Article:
Data Loggers

Data loggers for wind resource measurements are now the norm. Data are stored on data chips, and either chips are retrieved or data loggers send information to a base personal computer. The BASE program monitors the phone lines, answers the call, and determines which site is calling and what is the status of the data card and call-in schedule (card unread, first call of six tries; card partially read, fourth call of six; etc.).

For time sequence data, the amount of data is large. For example, suppose you want to measure wind speeds, wind direction, pressure and temperature (1 Hz sampling rate), average values, and statistics stored every 10 min. That would be around 130 KB of data per month. A 60 min magnetic tape will store 180 KB; however, standard data chips now store 16 MB, which is around 2 years of data. You still need to retrieve the data at least once per month as a check on problems. With phones or satellite connection, data should be retrieved once per week.

The logistic problems have to be taken care of to ensure high data recovery and the quality of the data analyzed. Calibration and replacement of sensors must be part of a routine maintenance program. For example, anemometers should be replaced once per 6 months to 2 years, depending on the number of revolutions and the environment.

A quality assurance program for flagging suspect data is imperative. Data recovery should be around 95%. Sensors problems are due to failure, low/no values due to icing, lightning, and even vandalism. Data loggers and transmission problems can also lead to loss of data. Yearly failure rates are around 25% for sensors and 10% for data loggers. Rates could be higher for sites with very harsh conditions, for example, hail, lightning, dust or sandy areas, or extended periods of high winds.

Generally, there will be two anemometers and one wind vane per level with two or more levels. If one anemometer is down, there are still data from the second anemometer. If both are not operating, there is the possibility of estimating values based on data at another level and past wind shear values. So the 95% data recovery is feasible.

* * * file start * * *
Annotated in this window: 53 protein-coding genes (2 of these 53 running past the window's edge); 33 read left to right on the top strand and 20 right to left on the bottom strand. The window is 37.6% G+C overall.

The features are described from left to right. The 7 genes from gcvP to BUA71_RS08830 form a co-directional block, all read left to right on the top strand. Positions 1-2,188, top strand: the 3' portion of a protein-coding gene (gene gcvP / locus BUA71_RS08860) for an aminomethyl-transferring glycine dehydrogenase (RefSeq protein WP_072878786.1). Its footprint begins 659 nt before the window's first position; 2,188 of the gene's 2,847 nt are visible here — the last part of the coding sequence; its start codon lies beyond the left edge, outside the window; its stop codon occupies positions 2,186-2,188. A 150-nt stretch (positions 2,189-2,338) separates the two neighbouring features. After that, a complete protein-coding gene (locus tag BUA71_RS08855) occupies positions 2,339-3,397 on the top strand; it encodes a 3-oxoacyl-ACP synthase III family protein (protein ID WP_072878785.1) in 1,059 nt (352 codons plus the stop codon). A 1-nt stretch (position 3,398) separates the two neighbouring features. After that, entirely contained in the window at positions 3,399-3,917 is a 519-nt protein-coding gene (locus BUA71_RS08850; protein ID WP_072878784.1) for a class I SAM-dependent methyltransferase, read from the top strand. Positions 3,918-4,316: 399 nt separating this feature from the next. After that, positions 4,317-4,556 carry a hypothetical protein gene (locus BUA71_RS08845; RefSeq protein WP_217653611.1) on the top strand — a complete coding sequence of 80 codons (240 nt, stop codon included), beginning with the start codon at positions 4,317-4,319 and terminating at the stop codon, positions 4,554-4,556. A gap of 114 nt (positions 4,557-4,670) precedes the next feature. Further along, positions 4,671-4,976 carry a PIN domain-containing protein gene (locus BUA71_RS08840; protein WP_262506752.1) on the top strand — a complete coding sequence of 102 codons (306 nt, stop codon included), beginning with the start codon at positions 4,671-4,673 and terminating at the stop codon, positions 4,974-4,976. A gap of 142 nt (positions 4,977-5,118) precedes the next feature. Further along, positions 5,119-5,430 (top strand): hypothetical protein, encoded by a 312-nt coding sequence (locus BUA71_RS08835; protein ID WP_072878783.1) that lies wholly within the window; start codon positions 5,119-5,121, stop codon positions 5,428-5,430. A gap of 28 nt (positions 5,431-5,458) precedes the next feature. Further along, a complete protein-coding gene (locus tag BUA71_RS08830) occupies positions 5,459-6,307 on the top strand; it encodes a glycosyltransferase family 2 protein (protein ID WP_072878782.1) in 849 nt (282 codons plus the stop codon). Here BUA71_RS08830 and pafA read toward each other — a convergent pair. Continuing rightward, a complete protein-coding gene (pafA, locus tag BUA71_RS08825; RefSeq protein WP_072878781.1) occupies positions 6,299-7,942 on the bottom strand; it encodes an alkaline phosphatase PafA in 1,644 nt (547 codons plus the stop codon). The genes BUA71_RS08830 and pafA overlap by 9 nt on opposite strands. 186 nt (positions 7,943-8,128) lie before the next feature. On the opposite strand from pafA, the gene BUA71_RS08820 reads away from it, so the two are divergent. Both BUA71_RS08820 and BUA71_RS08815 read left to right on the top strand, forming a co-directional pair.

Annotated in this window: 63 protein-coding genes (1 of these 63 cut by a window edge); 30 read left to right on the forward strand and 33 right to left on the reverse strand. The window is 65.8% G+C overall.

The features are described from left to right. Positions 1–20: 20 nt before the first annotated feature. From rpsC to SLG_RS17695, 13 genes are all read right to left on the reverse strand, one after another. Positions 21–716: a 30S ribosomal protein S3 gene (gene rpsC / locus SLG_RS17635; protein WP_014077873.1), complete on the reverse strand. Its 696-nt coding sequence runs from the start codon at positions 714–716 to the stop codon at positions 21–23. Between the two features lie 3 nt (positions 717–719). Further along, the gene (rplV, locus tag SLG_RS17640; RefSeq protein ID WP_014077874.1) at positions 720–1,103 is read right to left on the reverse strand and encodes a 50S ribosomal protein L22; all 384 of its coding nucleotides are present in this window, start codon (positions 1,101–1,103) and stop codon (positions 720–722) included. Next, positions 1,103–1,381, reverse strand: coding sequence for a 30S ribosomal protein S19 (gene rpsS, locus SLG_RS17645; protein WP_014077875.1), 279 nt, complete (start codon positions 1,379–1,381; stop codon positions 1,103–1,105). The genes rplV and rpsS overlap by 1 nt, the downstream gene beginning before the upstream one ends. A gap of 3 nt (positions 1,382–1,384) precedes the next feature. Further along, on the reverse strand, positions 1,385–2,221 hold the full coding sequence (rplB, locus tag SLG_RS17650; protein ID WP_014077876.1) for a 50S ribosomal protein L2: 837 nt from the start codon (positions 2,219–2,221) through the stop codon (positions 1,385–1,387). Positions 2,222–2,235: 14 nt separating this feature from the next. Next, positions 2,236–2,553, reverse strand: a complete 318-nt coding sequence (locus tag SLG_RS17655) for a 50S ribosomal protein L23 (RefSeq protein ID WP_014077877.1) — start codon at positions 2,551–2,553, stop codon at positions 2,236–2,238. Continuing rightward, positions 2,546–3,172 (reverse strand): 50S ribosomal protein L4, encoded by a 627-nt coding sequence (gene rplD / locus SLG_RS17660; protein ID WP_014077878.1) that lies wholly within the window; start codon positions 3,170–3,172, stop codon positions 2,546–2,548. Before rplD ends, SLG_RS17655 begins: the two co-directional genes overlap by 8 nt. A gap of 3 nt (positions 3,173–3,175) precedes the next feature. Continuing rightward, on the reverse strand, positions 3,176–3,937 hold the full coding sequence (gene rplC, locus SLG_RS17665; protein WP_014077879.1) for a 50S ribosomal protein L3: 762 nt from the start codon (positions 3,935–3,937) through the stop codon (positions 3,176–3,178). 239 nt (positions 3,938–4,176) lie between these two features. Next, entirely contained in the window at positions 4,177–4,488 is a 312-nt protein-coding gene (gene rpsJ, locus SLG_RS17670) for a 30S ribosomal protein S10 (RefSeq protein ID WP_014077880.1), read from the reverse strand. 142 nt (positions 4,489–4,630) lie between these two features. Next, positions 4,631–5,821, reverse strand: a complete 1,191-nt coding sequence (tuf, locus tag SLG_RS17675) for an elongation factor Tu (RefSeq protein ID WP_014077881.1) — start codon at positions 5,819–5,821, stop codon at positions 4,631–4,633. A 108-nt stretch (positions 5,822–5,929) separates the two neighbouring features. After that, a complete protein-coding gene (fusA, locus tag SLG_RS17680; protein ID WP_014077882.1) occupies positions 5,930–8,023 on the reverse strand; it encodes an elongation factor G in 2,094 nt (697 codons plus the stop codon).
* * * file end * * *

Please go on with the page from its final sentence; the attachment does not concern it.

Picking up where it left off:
Wind farm developers want the average wind speed (10 min or 1 h) so they can predict energy production. Data analysis programs, which are fairly flexible, are available. As an example, the monthly average, minimums, and maximums for each sensor for the month plus selected graphs and tables are available.

EXAMPLE OF SUMMARY REPORTS AVAILABLE BY MONTH FROM AN ANALYSIS PROGRAM

Comparison of hourly wind speeds (two anemometers at same height or between different heights)

Frequency distributions (calculate wind power/area) (Figure 4.16)

Frequency distribution graph

Diurnal wind speed graph

Average turbulence intensity (upper level, use prevailing wind anemometer)

Wind rose graph

Average wind shear table (between two heights)

Average temperature graph

Data can be placed in spreadsheets for further analysis, as most data loggers allow export. Another benefit is that data analysis is not tied to a proprietary program, which sometimes even the manufacturer has trouble updating, especially if a subcontractor developed the software program.

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FIGURE 4.16 Example graph, frequency distribution plus energy, from analysis program, 50 m height, White Deer, Texas, April 1998.

Renewable Energy 101

Renewable Energy 101

Renewable energy is energy that is generated from sunlight, rain, tides, geothermal heat and wind. These sources are naturally and constantly replenished, which is why they are deemed as renewable. The usage of renewable energy sources is very important when considering the sustainability of the existing energy usage of the world. While there is currently an abundance of non-renewable energy sources, such as nuclear fuels, these energy sources are depleting. In addition to being a non-renewable supply, the non-renewable energy sources release emissions into the air, which has an adverse effect on the environment.

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